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    I wouldn't go quite as far as Wilum on this one, but I would still say that it is far from being "corny" or even pulpish in the usual sense. Like another relatively minor tale, "The Unnamable", its main flaw (in my estimation) is that it almost reads like a treatise on the weird in art (in the former case, pictorial art, in the latter, literary art). Yet that very flavor is extremely important to both the incidents and the narrative momentum of the tale, for it intertwines with the incidents both to justify the weird in art and to adumbrate (as with the opening paragraphs of "The Picture in the House") how pervasive the weird or uncanny actually is in everyday life to those not blinded by the mundane. Leiber, at any rate, cited the final line of the story as one of Lovecraft's unforgettable triumphs, along with that for "The Whisperer in Darkness" and certain others... not as revelatory (for it would take a particularly dense reader not to at least guess the general thrust long beforehand -- but as conformational, dovetailing with the development of the text in such a way that the edifice is carefully built from first word to last.

    Is the tale at times a bit histrionic? Yes. Does Thurber (the narrator) come across as perhaps someone whose nerves were not as ironclad as he protests. Again, quite possibly so, to many (though, as Wilum argues, this can also easily be seen as an indication of just how shattering his experience has been, if it topped what he saw on the battlefields of the Great War). But I think these are relatively minor flaws in a tale which, though perhaps a bit too Poesque at times, is actually a rather powerful piece of atmospheric description as well as as an argument for the weird as an often neglected aspect of realism.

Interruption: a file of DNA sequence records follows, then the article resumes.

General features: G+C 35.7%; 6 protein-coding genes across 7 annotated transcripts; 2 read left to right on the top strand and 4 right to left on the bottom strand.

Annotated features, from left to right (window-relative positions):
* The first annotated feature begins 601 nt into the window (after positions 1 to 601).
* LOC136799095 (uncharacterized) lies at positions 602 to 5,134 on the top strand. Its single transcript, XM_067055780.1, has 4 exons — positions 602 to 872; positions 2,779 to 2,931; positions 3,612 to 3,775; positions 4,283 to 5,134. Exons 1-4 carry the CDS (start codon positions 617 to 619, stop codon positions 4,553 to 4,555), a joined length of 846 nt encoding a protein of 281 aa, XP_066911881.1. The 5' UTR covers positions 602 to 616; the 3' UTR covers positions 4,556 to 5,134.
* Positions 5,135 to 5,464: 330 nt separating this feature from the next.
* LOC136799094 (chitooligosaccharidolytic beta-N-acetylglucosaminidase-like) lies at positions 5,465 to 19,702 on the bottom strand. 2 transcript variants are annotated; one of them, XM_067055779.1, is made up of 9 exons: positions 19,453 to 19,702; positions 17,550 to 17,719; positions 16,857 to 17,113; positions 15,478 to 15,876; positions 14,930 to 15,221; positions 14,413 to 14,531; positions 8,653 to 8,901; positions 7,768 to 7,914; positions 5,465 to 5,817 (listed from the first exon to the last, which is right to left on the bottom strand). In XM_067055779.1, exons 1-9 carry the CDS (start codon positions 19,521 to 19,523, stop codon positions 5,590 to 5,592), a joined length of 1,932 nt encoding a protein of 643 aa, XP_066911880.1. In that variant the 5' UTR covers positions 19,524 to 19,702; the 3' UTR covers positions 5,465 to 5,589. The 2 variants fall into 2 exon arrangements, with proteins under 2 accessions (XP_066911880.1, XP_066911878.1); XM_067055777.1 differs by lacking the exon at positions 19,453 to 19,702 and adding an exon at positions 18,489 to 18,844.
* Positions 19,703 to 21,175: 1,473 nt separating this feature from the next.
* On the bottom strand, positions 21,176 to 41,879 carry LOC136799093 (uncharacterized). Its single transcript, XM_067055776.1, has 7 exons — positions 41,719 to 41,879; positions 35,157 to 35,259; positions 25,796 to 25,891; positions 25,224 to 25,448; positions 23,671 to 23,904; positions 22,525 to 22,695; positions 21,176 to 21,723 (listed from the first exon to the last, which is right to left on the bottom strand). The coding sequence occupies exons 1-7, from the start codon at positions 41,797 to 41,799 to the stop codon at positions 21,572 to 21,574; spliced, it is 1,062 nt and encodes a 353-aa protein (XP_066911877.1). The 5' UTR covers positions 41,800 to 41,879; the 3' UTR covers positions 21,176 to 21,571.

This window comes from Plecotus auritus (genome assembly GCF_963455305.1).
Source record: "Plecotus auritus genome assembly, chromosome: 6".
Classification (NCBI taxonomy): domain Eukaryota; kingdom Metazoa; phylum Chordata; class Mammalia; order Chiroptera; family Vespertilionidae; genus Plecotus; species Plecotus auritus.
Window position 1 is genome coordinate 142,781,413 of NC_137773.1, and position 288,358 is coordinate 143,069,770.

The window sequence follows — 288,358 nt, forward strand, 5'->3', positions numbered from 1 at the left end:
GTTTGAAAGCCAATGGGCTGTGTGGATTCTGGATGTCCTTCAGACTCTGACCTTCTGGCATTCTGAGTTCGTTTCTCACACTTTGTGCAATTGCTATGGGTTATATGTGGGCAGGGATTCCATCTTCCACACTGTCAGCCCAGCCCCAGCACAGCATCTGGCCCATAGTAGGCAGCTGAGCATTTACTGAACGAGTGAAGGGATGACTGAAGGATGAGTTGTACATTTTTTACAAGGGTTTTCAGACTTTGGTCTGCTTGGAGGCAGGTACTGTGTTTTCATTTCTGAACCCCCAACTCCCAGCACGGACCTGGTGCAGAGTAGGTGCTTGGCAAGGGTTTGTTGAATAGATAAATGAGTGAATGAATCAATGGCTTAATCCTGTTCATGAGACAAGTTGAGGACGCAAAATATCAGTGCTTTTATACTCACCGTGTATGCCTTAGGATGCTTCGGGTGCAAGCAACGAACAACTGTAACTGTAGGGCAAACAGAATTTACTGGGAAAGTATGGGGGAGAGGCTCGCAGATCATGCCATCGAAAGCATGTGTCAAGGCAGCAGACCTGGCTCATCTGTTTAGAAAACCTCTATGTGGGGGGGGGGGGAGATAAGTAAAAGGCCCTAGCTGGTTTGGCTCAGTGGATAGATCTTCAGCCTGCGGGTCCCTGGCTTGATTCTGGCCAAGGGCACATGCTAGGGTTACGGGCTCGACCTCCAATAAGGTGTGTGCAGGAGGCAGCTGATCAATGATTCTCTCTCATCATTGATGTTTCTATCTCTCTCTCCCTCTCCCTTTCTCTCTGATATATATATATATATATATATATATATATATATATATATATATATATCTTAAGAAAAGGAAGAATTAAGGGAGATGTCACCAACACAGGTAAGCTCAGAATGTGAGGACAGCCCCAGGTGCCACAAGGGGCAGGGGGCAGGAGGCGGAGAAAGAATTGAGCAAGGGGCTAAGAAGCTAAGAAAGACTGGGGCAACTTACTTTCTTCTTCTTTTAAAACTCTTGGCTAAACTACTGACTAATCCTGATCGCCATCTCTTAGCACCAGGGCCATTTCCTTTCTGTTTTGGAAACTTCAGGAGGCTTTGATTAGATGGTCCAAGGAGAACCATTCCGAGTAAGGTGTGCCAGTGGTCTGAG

10.  
    Toby Frost

    Toby Frost Well-Known Member

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    To my mind “Pickman’s Model” isn’t in the top league of Lovecraft stories, but it’s a decent one. In a way, it exists to tell a punchline which most readers (these days, if not back then) would have guessed already or not found terribly surprising. But it’s still got some very good bits, especially, for me, the treatise on art. (I have to say that I think it’s miles better than “The Unnameable”). I like that telling bit where Lovecraft talks about paintings, but might be discussing his own work (any hack can throw paint around and call it a portrait of the Devil, but it takes a true artist…).

    There’s one moment in particular that I think is terrific, and it’s the picture of the ghouls laughing at a guidebook to the area where they live. It contrasts the modern world and the mythos brilliantly (J.D.'s realism, perhaps?), and has a black comedy that I don’t see in much of his writing (although I get the impression that he took the Cthulhu Mythos slightly less seriously than one might expect from the intensity of the stories). I really like these modern-world details when they creep in, like Marsh's hat in "The Shadow over Innsmouth" or the discovery of Pluto in “The Whisperer in Darkness”. So while I don’t find “Pickman’s Model” terribly startling, I think the journey to the punchline is pretty strong.
     
  11.  
    w h pugmire esq

    w h pugmire esq Well-Known Member